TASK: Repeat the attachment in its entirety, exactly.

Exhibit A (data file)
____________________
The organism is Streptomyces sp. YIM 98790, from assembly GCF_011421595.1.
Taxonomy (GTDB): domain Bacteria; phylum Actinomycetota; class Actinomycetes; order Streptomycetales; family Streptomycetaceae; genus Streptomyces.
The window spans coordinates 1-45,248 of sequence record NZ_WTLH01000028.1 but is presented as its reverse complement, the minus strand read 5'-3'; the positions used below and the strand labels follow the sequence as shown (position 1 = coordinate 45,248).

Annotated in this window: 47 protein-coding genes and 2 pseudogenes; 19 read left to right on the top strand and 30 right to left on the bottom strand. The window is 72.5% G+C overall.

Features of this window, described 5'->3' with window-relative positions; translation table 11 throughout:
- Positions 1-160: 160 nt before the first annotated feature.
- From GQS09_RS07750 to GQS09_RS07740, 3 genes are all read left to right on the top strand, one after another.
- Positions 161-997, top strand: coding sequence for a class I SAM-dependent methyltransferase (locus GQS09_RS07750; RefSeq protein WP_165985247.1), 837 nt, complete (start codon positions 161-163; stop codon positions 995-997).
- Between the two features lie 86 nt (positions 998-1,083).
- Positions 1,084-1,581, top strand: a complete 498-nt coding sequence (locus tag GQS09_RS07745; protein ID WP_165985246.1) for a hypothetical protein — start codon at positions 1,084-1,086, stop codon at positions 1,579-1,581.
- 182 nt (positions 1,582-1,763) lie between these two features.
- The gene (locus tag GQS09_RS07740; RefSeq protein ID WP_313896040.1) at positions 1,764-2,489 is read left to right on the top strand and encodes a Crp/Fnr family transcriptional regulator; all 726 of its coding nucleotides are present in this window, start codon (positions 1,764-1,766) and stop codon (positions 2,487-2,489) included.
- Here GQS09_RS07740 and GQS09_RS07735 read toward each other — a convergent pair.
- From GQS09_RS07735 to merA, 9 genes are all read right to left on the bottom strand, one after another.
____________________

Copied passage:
The organism is Streptomyces sp. YIM 98790, from assembly GCF_011421595.1.
Taxonomy (GTDB): domain Bacteria; phylum Actinomycetota; class Actinomycetes; order Streptomycetales; family Streptomycetaceae; genus Streptomyces.
The window spans coordinates 1-45,248 of sequence record NZ_WTLH01000028.1 but is presented as its reverse complement, the minus strand read 5'-3'; the positions used below and the strand labels follow the sequence as shown (position 1 = coordinate 45,248).

Annotated in this window: 47 protein-coding genes and 2 pseudogenes; 19 read left to right on the top strand and 30 right to left on the bottom strand. The window is 72.5% G+C overall.

Features of this window, described 5'->3' with window-relative positions; translation table 11 throughout:
- Positions 1-160: 160 nt before the first annotated feature.
- From GQS09_RS07750 to GQS09_RS07740, 3 genes are all read left to right on the top strand, one after another.
- Positions 161-997, top strand: coding sequence for a class I SAM-dependent methyltransferase (locus GQS09_RS07750; RefSeq protein WP_165985247.1), 837 nt, complete (start codon positions 161-163; stop codon positions 995-997).
- Between the two features lie 86 nt (positions 998-1,083).
- Positions 1,084-1,581, top strand: a complete 498-nt coding sequence (locus tag GQS09_RS07745; protein ID WP_165985246.1) for a hypothetical protein — start codon at positions 1,084-1,086, stop codon at positions 1,579-1,581.
- 182 nt (positions 1,582-1,763) lie between these two features.
- The gene (locus tag GQS09_RS07740; RefSeq protein ID WP_313896040.1) at positions 1,764-2,489 is read left to right on the top strand and encodes a Crp/Fnr family transcriptional regulator; all 726 of its coding nucleotides are present in this window, start codon (positions 1,764-1,766) and stop codon (positions 2,487-2,489) included.
- Here GQS09_RS07740 and GQS09_RS07735 read toward each other — a convergent pair.
- From GQS09_RS07735 to merA, 9 genes are all read right to left on the bottom strand, one after another.